- The Washington Times
Sunday, July 18, 2021

Dave Martinez’s voice cracked with emotion when he was asked during his pregame press conference Sunday, just hours after a Saturday night eruption of gunfire outside Nationals Park left three injured and sent fans in the stands, as well as players on the field, scrambling for cover.

“I love this city,” Martinez said. “This city is my home. … I can tell you that inside this ballpark, I feel safer than ever. I really do.”

The manager’s comments came after the gun violence outside the stadium’s third base gate emptied the park and forced the Washington Nationals and the San Diego Padres to postpone finishing Saturday’s game — turning Sunday afternoon into an impromptu doubleheader of sorts, with the Padres taking the interrupted game and the Nationals winning the second with a dramatic bottom-of-the-ninth rally. 

For Martinez, the games were important, but his priority was the safety of his players, their families and the fans. The Washington manager welcomed fans seeking refuge into the team’s clubhouse as officials tried to restore order in the stadium after the shooting.

“They sweat just like the players do, just like I do,” Martinez said of the fans. “They’re here for us. … I just wanted to make sure that everybody was safe. It was a reactionary thing.”

When Martinez and the Nationals returned to the ballpark on Sunday, the manager said his goal, and the team’s, was to get back to a sense of normalcy. 

The Padres took the continuation game 10-4 after adding two runs in the seventh inning and Washington won the scheduled game 8-7, avoiding a series sweep at home and snapping a six-game losing streak.

In the second game, the Nationals’ pitchers fell victim late to the Padres‘ home run hitters. First starter Max Scherzer in the seventh gave up the tying run on a cutter, then Daniel Hudson conceded another in the eighth that put the Padres up by two.

“I feel that flat cutter is usually a ground ball pitch and when they barrel it up, it’s usually foul,” Scherzer said. “That has me scratching my head today because I gave up two homers on cutter today.”

In the top of the ninth, Brad Hand, who came on for a save attempt, let Jorge Mateo steal second and third unchecked, allowing him to score the tying run on a bloop single. 

The pitching errors didn’t cost Washington the game, as Alcides Escobar clubbed a shot over Trent Grisham’s head and off the wall to score Tres Barerra from second, walking off the game.

“I was really pulling for us to score in the bottom of the ninth,” Martinez said. “I didn’t want to play a 10th inning.”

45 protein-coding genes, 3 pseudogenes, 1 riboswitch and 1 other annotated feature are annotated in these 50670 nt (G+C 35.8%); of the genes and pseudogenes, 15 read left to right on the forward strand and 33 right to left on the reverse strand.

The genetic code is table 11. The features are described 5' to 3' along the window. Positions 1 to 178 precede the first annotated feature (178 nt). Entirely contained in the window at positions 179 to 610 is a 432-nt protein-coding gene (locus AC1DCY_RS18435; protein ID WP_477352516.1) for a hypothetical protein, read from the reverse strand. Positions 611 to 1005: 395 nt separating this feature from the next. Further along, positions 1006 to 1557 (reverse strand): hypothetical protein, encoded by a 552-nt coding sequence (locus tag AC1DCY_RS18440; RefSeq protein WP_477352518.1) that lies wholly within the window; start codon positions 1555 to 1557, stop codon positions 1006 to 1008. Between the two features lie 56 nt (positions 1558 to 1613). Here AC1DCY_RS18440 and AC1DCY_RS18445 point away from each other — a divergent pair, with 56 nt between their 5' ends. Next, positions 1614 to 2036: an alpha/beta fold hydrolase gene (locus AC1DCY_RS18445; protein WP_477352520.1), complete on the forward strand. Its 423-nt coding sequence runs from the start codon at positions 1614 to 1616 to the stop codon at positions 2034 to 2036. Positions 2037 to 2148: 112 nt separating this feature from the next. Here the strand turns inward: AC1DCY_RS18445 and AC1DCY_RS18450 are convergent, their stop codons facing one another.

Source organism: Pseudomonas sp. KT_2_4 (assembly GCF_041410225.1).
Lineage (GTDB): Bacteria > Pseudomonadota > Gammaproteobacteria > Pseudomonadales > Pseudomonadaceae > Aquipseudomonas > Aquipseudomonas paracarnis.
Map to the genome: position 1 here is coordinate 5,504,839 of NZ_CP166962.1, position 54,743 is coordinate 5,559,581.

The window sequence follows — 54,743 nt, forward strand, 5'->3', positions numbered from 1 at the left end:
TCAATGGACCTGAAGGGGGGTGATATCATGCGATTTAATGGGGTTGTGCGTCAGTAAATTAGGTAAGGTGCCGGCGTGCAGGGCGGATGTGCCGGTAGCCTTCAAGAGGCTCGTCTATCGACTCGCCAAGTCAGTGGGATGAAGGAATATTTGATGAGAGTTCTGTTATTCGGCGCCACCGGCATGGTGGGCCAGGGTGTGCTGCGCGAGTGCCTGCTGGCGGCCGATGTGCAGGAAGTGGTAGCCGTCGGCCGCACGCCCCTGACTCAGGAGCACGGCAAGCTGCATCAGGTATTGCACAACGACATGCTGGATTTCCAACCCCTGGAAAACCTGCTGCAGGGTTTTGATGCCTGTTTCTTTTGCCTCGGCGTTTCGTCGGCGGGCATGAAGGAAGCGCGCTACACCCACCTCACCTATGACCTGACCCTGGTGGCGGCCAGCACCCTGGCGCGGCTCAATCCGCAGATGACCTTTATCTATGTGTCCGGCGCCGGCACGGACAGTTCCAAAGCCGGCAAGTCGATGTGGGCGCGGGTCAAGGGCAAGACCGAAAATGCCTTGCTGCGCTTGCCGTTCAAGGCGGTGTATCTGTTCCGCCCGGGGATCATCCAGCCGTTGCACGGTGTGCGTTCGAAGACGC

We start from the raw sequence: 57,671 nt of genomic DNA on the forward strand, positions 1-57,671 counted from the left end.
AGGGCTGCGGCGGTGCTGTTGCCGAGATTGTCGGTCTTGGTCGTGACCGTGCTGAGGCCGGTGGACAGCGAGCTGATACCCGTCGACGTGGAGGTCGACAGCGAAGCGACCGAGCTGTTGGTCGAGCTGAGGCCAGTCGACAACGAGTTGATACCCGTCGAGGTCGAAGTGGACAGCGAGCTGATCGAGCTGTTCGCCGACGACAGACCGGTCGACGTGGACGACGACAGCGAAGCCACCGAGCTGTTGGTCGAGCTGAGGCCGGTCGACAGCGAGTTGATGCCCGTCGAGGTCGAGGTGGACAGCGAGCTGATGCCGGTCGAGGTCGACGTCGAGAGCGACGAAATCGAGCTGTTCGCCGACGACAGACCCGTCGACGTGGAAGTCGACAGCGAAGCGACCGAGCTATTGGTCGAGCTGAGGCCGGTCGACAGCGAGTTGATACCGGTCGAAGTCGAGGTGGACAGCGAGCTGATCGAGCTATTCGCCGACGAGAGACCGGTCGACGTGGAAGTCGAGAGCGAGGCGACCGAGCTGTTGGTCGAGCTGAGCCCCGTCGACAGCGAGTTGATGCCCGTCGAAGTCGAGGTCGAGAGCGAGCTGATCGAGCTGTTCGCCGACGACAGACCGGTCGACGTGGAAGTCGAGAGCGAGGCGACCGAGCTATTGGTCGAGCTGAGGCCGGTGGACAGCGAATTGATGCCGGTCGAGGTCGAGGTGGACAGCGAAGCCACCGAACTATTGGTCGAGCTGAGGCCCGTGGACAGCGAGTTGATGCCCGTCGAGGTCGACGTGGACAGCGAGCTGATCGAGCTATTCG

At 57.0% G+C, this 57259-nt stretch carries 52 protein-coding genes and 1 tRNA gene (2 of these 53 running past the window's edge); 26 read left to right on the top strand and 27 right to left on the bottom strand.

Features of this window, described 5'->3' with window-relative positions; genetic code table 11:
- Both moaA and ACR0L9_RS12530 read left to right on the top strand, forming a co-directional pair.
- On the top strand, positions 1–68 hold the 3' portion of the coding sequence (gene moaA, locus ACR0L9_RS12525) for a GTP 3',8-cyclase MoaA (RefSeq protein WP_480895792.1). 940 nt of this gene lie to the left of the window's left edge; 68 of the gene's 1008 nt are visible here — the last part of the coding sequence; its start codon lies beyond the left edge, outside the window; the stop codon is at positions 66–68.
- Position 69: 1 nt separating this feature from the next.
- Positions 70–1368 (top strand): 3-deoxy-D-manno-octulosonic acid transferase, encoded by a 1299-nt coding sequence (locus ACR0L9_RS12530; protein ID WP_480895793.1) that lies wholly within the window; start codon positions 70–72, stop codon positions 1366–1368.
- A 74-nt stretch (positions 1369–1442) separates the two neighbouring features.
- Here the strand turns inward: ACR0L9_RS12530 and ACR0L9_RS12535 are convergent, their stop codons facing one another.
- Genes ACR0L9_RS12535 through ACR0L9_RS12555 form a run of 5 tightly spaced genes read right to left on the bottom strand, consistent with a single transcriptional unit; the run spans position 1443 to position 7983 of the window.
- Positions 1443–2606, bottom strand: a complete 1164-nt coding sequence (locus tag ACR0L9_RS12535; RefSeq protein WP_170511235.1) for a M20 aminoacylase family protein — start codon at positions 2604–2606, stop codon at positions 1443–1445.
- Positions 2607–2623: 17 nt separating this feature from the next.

Scherzer started the game by striking out the side, all swinging, on 12 pitches. 

Scherzer’s off-speed pitches were his go-to strikeout pitch early on, getting Trent Grisham to chase a changeup on the outside corner and Fernando Tatis Jr. to chase a slider in the first inning. 

The eight-time All-Star struck out eight on the day, using his off-speed as a put-away pitch four times.

The Nationals’ offense woke up in the third inning, scoring its first four runs of the day, including the completion of the first game. 

Josh Bell drove in a run on a chopper to first and then Josh Harrison lined a two-out double to left-center field and Andrew Stevenson hit an RBI single, putting Washington up 3-0. Barerra added one more run with an RBI single.

Scherzer didn’t allow a hit for the first three and a third innings, but then San Diego started squaring up his fastball. After back-to-back singles off of it, Scherzer threw a cutter to Eric Hosmer, who took him deep for a three-run blast, pulling the Padres within one in the fourth. 

The fourth inning hasn’t been kind to Scherzer in his past two starts against the Padres. He’s allowed hitters to go 7-for-12 with only two strikeouts and three home runs in that stretch. In his first three innings of that span, he’s been dominant, allowing only one hit with 10 strikeouts. 

In the fifth and sixth innings, the Nationals managed to get five baserunners, but couldn’t score. Washington started 3-for-4 with runners in scoring position to start the game, but finished 4-for-12 for the game. 

Scherzer tossed seven innings, allowing four runs on four hits with eight strikeouts.

The Nationals did their best impression of the Padres in the eighth, homering twice to pull ahead. Escobar hit a solo shot to right-center field and Juan Soto hit a two-run home run to left, taking a 7-6 lead.

“When he stays on the ball and he’s got the whole field, he’s going to hit the ball to right-center field like he did,” Martinez said. “Big day for him, big day for Juan, big day for the Nationals.”

Soto’s home run was his eighth-career go-ahead shot in the seventh inning or later in his career.

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